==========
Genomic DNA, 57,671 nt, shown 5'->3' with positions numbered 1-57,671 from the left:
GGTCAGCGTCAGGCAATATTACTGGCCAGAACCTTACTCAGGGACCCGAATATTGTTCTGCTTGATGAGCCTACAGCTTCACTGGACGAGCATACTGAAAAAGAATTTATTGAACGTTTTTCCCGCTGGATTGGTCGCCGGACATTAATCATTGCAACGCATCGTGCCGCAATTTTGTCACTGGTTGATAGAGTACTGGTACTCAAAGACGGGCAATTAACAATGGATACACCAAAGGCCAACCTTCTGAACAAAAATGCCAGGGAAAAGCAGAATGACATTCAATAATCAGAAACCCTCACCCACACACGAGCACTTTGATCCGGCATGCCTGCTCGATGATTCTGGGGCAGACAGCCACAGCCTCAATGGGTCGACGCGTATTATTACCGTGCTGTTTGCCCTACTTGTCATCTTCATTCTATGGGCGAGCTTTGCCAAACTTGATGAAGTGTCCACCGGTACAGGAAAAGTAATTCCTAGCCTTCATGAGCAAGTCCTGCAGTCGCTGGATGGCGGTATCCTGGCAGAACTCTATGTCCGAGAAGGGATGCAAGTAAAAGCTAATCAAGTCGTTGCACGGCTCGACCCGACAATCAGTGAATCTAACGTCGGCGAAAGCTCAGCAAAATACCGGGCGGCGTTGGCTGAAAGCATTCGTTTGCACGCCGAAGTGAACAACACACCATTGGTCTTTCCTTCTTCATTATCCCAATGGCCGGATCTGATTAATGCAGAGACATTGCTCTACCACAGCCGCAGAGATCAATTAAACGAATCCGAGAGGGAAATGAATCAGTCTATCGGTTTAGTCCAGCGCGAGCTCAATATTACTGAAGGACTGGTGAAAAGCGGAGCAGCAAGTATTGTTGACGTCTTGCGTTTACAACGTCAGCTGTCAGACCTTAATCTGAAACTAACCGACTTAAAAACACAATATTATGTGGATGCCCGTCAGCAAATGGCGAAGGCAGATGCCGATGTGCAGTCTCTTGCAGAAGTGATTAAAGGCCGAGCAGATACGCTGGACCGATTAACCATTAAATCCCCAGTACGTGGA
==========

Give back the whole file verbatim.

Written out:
Genomic DNA, 57,671 nt, shown 5'->3' with positions numbered 1-57,671 from the left:
GGTCAGCGTCAGGCAATATTACTGGCCAGAACCTTACTCAGGGACCCGAATATTGTTCTGCTTGATGAGCCTACAGCTTCACTGGACGAGCATACTGAAAAAGAATTTATTGAACGTTTTTCCCGCTGGATTGGTCGCCGGACATTAATCATTGCAACGCATCGTGCCGCAATTTTGTCACTGGTTGATAGAGTACTGGTACTCAAAGACGGGCAATTAACAATGGATACACCAAAGGCCAACCTTCTGAACAAAAATGCCAGGGAAAAGCAGAATGACATTCAATAATCAGAAACCCTCACCCACACACGAGCACTTTGATCCGGCATGCCTGCTCGATGATTCTGGGGCAGACAGCCACAGCCTCAATGGGTCGACGCGTATTATTACCGTGCTGTTTGCCCTACTTGTCATCTTCATTCTATGGGCGAGCTTTGCCAAACTTGATGAAGTGTCCACCGGTACAGGAAAAGTAATTCCTAGCCTTCATGAGCAAGTCCTGCAGTCGCTGGATGGCGGTATCCTGGCAGAACTCTATGTCCGAGAAGGGATGCAAGTAAAAGCTAATCAAGTCGTTGCACGGCTCGACCCGACAATCAGTGAATCTAACGTCGGCGAAAGCTCAGCAAAATACCGGGCGGCGTTGGCTGAAAGCATTCGTTTGCACGCCGAAGTGAACAACACACCATTGGTCTTTCCTTCTTCATTATCCCAATGGCCGGATCTGATTAATGCAGAGACATTGCTCTACCACAGCCGCAGAGATCAATTAAACGAATCCGAGAGGGAAATGAATCAGTCTATCGGTTTAGTCCAGCGCGAGCTCAATATTACTGAAGGACTGGTGAAAAGCGGAGCAGCAAGTATTGTTGACGTCTTGCGTTTACAACGTCAGCTGTCAGACCTTAATCTGAAACTAACCGACTTAAAAACACAATATTATGTGGATGCCCGTCAGCAAATGGCGAAGGCAGATGCCGATGTGCAGTCTCTTGCAGAAGTGATTAAAGGCCGAGCAGATACGCTGGACCGATTAACCATTAAATCCCCAGTACGTGGA